Author Topic: VAdm Norman - Supply Ship contract: Legal fight  (Read 323374 times)

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Offline Oldgateboatdriver

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Re: VAdm Norman - Supply Ship contract: Legal fight
« Reply #950 on: May 15, 2019, 22:04:55 »
So you're saying he's a NWO officer?

Which you obviously are not, DP.

Otherwise you would have known that it is either "NWO" period, or "NW officer".

But not "NWO officer, which is a tautology in the same category as SIN number.

/pedant NWO off


 ;D

Offline dapaterson

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Re: VAdm Norman - Supply Ship contract: Legal fight
« Reply #951 on: May 15, 2019, 22:07:37 »
And here I thought it was Naval Warfare Operations... or New World Order, but those are the ones flying black helicopters.
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Re: VAdm Norman - Supply Ship contract: Legal fight
« Reply #952 on: May 16, 2019, 20:22:19 »
It's no surprise the Liberal majority blocked the call for a parliamentary inquiry, but the weak justification is slim at best:

NationalPost.com

Quote
Liberals block parliamentary inquiry into Mark Norman case, reject invitation to have him testify
BRIAN PLATT MAY 16, 2019

OTTAWA — Liberal MPs have blocked an attempt by the opposition parties to hold a parliamentary inquiry into whether there was political interference in the Vice-Admiral Mark Norman criminal case.

The Liberals also voted against inviting Norman to testify at the House of Commons national defence committee and tell his side of the story.

The Conservatives and NDP had brought a motion to the defence committee to launch a study of the Norman case, but the Liberals used their majority on the committee to vote it down on Thursday afternoon.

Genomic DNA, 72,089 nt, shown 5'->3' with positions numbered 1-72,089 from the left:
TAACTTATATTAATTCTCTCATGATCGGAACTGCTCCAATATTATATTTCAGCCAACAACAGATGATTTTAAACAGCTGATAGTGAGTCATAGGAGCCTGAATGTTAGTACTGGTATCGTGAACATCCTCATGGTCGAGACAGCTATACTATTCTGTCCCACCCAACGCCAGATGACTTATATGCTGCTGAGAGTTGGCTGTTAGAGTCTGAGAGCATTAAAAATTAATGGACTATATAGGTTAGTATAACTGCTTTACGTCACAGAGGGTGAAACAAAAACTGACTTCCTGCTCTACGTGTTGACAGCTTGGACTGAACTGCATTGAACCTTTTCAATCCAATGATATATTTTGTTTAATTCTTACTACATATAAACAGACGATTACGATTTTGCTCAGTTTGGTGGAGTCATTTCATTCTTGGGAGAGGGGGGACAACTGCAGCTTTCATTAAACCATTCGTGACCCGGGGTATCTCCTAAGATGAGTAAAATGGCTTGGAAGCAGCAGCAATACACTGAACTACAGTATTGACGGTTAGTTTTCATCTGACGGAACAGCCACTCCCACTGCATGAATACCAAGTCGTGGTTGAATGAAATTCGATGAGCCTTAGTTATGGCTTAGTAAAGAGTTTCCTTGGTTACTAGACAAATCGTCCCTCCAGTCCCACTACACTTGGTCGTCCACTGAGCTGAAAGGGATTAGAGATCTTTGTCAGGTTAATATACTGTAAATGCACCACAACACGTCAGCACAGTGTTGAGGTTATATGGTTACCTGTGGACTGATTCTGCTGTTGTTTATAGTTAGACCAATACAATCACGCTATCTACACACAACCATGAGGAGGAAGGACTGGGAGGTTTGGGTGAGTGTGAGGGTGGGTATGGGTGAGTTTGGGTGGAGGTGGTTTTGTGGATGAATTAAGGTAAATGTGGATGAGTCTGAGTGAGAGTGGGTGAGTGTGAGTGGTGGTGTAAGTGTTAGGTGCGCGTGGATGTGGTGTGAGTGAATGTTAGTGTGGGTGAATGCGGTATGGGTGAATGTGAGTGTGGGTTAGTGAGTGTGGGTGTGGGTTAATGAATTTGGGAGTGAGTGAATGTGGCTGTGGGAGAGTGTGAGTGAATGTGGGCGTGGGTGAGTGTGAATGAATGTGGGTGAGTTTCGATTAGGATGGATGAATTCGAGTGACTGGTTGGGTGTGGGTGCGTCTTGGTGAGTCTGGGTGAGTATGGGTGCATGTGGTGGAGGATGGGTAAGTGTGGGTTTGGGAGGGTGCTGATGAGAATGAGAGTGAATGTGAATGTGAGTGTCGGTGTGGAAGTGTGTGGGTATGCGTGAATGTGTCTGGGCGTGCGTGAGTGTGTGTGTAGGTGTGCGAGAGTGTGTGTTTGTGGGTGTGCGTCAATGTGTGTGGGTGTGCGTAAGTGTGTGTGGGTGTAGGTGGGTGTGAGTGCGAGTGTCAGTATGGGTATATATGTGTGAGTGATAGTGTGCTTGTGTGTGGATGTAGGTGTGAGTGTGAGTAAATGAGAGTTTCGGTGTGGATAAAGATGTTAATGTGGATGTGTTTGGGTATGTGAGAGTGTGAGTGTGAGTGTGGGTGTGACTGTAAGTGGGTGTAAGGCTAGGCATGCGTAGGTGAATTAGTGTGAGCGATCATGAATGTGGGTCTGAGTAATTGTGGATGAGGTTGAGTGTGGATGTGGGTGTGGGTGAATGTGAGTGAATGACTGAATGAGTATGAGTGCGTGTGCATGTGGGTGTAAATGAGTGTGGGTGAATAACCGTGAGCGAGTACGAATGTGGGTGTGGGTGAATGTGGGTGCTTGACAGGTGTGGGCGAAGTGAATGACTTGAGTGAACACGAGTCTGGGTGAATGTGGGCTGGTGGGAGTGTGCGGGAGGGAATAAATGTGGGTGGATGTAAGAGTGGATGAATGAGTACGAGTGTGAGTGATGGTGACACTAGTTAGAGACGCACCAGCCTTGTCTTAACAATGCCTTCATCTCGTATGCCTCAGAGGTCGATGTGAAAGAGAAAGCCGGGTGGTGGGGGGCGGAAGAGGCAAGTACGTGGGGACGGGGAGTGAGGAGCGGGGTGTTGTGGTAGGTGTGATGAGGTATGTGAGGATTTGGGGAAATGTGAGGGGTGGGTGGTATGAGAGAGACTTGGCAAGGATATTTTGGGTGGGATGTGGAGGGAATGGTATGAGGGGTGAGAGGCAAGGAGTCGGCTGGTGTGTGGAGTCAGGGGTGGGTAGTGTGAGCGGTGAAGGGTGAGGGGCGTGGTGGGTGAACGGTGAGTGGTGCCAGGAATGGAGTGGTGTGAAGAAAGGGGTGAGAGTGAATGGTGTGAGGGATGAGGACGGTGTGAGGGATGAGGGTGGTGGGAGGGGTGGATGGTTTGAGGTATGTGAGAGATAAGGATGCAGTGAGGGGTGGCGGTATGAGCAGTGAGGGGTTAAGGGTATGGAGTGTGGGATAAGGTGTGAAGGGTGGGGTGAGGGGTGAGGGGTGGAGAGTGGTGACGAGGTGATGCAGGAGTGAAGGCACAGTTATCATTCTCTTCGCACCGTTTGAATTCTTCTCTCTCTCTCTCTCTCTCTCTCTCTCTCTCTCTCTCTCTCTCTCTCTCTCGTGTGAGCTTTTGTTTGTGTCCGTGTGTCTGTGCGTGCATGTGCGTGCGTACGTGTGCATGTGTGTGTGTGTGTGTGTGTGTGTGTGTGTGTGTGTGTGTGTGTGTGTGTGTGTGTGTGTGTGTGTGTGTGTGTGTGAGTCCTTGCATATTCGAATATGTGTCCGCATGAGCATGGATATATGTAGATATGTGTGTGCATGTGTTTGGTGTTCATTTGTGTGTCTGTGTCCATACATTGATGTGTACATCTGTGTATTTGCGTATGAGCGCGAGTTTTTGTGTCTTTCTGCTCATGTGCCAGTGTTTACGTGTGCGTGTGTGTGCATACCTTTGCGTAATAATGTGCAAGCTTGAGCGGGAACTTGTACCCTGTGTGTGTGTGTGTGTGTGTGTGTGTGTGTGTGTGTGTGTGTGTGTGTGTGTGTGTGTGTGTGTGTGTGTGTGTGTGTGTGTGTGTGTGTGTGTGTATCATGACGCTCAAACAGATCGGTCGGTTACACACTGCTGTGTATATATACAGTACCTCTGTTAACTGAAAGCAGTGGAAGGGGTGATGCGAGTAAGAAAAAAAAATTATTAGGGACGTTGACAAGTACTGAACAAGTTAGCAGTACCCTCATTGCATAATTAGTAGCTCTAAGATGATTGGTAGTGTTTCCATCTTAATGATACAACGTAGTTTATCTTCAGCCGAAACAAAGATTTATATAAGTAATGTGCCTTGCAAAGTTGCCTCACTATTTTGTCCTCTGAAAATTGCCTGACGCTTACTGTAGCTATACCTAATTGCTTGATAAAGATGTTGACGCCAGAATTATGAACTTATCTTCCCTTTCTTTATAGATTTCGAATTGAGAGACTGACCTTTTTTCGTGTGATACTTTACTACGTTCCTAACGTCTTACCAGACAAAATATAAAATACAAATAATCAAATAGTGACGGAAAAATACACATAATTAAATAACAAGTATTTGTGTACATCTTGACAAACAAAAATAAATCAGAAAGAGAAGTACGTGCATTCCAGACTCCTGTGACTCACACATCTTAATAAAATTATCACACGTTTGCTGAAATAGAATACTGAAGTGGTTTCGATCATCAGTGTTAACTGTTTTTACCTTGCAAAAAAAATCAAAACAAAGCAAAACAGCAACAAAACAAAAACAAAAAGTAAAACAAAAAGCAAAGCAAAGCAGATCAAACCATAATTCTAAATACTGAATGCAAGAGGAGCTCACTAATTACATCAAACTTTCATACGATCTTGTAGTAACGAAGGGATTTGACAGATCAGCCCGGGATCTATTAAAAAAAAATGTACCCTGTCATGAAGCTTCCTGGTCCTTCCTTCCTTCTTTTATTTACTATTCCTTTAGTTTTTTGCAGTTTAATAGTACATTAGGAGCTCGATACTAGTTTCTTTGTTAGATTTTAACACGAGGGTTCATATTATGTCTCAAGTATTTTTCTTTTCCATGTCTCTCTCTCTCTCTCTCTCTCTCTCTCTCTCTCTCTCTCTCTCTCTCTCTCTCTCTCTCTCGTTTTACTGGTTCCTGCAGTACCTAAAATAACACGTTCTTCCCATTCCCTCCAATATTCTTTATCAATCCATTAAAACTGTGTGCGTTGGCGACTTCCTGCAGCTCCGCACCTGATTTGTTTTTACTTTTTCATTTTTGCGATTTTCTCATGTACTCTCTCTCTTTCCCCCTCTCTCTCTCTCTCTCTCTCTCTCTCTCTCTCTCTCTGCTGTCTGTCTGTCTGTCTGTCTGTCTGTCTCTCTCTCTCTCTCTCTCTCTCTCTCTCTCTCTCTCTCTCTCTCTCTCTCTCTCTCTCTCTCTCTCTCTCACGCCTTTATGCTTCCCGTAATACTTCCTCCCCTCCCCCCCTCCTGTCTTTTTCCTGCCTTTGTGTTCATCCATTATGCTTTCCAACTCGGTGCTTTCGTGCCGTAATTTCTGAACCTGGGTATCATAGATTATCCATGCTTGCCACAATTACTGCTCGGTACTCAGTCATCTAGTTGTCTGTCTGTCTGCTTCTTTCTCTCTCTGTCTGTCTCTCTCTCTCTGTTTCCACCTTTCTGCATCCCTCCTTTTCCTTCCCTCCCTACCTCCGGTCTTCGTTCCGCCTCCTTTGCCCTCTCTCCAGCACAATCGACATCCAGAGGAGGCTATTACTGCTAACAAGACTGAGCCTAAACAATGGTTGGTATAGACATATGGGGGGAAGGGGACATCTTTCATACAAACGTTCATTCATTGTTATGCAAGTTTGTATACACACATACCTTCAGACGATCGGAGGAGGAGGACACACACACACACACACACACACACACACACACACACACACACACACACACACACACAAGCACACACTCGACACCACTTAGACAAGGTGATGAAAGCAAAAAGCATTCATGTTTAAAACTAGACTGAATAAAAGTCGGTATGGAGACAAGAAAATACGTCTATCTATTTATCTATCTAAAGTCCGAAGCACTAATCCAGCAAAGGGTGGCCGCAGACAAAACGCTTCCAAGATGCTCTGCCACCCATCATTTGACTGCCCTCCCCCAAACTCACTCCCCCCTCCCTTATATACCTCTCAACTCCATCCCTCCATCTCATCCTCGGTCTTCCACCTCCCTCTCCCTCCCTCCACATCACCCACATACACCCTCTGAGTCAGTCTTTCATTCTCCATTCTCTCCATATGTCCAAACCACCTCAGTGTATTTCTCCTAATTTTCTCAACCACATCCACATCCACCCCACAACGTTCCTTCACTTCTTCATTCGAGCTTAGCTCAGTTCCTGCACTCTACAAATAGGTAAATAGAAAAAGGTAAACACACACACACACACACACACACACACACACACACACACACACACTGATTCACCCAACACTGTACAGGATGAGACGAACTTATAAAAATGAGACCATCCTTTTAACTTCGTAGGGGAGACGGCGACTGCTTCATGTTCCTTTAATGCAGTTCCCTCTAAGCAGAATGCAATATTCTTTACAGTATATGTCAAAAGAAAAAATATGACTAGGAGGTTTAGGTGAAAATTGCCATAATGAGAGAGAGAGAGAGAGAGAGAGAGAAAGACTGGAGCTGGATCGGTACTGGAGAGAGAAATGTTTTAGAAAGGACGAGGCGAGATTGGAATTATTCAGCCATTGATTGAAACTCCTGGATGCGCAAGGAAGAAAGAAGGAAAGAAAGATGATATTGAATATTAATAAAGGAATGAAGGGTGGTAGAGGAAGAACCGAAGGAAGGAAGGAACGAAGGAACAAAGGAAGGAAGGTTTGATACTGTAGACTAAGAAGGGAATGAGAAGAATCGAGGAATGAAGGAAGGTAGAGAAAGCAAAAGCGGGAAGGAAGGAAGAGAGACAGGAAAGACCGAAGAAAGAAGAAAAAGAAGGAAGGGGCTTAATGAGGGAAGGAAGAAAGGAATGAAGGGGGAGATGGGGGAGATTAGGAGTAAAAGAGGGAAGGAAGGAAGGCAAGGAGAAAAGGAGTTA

“This is very disappointing, to know that Vice-Admiral Norman has put in over 30 years in service to his country in uniform, and the Liberals won’t even give him three minutes,” said Conservative MP James Bezan after the meeting ended.

Liberal MPs argued the committee wouldn’t be the right forum for Norman to speak in, describing the atmosphere as “hyper-partisan.”

“Vice-Admiral Norman is one of our highest-ranking military officers, it’s a question about political interference, optically we should not insert him into a politically-charged forum to make the case that he needs to make,” said Liberal MP Sven Spengemann.

The Liberals suggested the media might be a better place to tell his story, but the Conservatives argued he should have the protection of parliamentary privilege, which shields him from liability over what he says.

But Conservative MP Erin O’Toole — a former air force officer — said he doesn’t think active members of the military should be seeking to testify, and that it would have been more appropriate for the committee to invite Norman.

“Rather than the Liberals turning themselves into pretzels to try to find ways not to do this…if the majority is going to be used to crush it, just come out and say that,” O’Toole said. A few minutes later, the Liberals voted against the invitation to Norman.

Norman was charged in March 2018 with a single count of breach of trust over an allegation he systematically leaked confidential info about a $700-million navy supply ship project. The case collapsed last week after prosecutors acknowledged they had no reasonable prospect of conviction.

The original motion put forward by the opposition would have seen many witnesses called to testify, including Norman, Prime Minister Justin Trudeau, Defence Minister Harjit Sajjan, and various other senior government figures. It would have also invited Liberal MP Andrew Leslie (who offered testify on Norman’s behalf) and former CBC reporter James Cudmore (who received some of the alleged leaks, and is now a Liberal staffer).